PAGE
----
The design process for the Rail Trail Symphony project started yesterday, after Charlotte Center City Partners (CCCP) was announced as one of 50 grant winners in the national $1 Million KaBOOM! Play Everywhere Challenge.
This competition supports projects in cities meant to make play easy and accessible for kids and families in the U.S. This is part of the national nonprofit KaBOOM!’s mission to add balanced and active play to children’s lifestyles, particularly those in poverty.
A $20,000 grant was given to CCCP to implement the Rail Trail Symphony (rendering shown above), which was pitched as “a 7′ x 29′ patch of grass (that) will be transformed into a lively place for self-expression and exercise of the mind and body. Rail Trail Symphony will be an installation of colorful, musical instruments that offers an exciting interlude in daily routines and bridges social divides by encouraging collaborative jam sessions with neighbors.”
By early December, the Symphony area will take over a grassy space by the New Bern LYNX Station, where there is also a B-station. It will include seating options as well as a free-expression area.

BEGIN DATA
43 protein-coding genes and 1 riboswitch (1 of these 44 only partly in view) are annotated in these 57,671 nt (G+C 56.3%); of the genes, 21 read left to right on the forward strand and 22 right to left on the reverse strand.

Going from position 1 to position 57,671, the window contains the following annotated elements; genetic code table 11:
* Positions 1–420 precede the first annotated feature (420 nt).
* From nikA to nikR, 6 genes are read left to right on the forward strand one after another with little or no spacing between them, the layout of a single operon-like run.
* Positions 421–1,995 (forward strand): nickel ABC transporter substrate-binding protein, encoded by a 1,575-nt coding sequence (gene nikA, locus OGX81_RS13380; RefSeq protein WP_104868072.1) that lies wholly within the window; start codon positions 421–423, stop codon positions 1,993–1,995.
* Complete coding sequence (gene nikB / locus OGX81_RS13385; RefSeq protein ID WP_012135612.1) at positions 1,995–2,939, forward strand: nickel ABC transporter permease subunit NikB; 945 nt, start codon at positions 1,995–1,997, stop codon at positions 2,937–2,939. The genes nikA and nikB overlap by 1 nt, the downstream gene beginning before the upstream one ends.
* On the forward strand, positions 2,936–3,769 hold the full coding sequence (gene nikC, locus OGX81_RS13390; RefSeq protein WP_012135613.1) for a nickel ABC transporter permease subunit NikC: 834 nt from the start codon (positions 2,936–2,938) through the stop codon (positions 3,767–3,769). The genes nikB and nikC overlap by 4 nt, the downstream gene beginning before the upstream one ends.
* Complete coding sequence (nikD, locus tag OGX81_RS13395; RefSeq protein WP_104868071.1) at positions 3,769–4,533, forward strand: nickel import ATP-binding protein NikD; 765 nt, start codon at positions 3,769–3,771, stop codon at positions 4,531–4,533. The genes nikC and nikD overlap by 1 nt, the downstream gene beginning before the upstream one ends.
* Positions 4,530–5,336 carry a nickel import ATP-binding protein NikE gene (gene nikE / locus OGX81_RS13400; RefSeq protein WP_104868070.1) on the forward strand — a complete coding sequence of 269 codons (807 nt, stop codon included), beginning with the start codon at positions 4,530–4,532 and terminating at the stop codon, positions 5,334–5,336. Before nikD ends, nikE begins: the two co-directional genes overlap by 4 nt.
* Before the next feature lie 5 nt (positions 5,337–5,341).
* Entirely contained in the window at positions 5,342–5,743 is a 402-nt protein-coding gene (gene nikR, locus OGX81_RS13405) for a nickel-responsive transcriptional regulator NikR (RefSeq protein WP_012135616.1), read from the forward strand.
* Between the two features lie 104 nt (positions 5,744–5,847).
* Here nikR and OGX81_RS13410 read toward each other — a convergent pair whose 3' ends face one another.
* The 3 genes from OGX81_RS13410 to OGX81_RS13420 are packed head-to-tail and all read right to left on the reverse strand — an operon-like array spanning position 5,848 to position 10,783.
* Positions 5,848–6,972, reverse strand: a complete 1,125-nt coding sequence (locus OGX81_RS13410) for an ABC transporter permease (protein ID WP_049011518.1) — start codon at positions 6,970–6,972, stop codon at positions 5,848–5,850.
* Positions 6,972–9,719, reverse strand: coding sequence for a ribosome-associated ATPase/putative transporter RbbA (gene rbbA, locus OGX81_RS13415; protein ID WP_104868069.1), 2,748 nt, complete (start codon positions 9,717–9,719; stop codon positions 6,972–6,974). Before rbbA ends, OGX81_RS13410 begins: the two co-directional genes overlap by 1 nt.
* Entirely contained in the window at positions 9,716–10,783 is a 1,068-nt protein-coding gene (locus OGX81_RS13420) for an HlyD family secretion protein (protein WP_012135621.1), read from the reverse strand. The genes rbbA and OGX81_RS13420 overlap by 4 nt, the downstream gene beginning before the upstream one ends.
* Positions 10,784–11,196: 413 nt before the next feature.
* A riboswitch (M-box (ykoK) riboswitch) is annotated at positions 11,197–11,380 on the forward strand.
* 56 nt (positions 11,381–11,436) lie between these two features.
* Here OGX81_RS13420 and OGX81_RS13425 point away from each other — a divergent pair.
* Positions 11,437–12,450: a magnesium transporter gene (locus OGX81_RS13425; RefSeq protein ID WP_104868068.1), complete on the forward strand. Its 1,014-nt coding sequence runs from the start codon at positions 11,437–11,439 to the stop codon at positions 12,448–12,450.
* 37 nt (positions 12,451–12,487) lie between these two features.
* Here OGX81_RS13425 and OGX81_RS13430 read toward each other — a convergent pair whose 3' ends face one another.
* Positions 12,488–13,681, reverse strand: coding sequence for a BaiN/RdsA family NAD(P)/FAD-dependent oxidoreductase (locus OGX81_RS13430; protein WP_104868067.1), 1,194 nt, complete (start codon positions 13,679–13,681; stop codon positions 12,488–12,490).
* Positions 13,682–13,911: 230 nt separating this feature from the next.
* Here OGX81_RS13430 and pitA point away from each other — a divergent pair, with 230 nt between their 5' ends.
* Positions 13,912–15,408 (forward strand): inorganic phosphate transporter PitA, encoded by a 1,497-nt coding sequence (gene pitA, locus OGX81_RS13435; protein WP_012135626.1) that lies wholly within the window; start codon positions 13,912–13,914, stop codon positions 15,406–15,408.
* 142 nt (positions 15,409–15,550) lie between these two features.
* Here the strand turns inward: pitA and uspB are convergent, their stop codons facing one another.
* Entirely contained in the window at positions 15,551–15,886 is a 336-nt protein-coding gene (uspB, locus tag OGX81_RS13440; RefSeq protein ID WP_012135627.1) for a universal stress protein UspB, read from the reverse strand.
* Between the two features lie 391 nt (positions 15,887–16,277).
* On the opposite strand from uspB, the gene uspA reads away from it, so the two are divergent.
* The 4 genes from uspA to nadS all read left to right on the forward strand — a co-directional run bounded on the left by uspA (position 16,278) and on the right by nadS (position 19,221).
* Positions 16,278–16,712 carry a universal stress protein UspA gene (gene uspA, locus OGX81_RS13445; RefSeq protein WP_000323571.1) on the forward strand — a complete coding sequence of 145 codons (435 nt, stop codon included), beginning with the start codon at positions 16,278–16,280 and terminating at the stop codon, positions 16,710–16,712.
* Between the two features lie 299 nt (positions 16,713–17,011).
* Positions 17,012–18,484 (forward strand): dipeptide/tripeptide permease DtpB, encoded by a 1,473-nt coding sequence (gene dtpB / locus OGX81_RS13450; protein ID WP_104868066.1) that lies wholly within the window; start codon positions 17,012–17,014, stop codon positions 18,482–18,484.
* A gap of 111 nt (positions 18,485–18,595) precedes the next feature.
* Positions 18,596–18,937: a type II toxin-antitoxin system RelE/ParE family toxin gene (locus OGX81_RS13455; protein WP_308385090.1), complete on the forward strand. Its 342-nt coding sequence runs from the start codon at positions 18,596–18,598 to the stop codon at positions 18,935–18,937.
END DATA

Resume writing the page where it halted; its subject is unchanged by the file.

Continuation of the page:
“Play and interaction are two of the really foundational goals that we have for the Rail Trail,” said Moira Quinn, senior VP of communications and COO for CCCP.
CCCP’s idea was also inspired by their goal to connect neighborhoods along the Rail Trail, while building on a partnership with the Bethlehem Center’s after-school program to engage students and families with the Rail Trail Initiative. Other partners for the project are The City of Charlotte, South End, Playmore Design Corporation, DRUMSTRONG and ACSM in collaboration with C3 Lab. While the KaBOOM! grant will fund about 80 percent of project costs, these partners are helping CCCP support the remainder.
But CCCP isn’t the only local organization celebrating. Of the 200 challenge finalists, three project designs from Charlotte won a grant. In addition to CCCP’s project, The Konnected Foundation Inc.’s project S.P.A.R.K. (Socialize, Play, Accommodate to Reach Kids) won a grant to add images and art tools to sites like bus stops and parks in neighborhoods along Beatties Ford and Central Avenue. The goal is to engage neighborhood kids and families through art, play and social interaction.
The City of Charlotte won a grant for the project GovPorch, which is a reimagined Charlotte-Mecklenburg Government Center Plaza that will feature “A Playground for All” with items like porch swings and outdoor bean bags, “A Library Garden” with items like rocking chairs and wall fountains, and “Accessibility and Connection to the Public” with elements like painted stepping stones and fun signage.
It sounds like Charlotte’s about to get a lot more whimsical.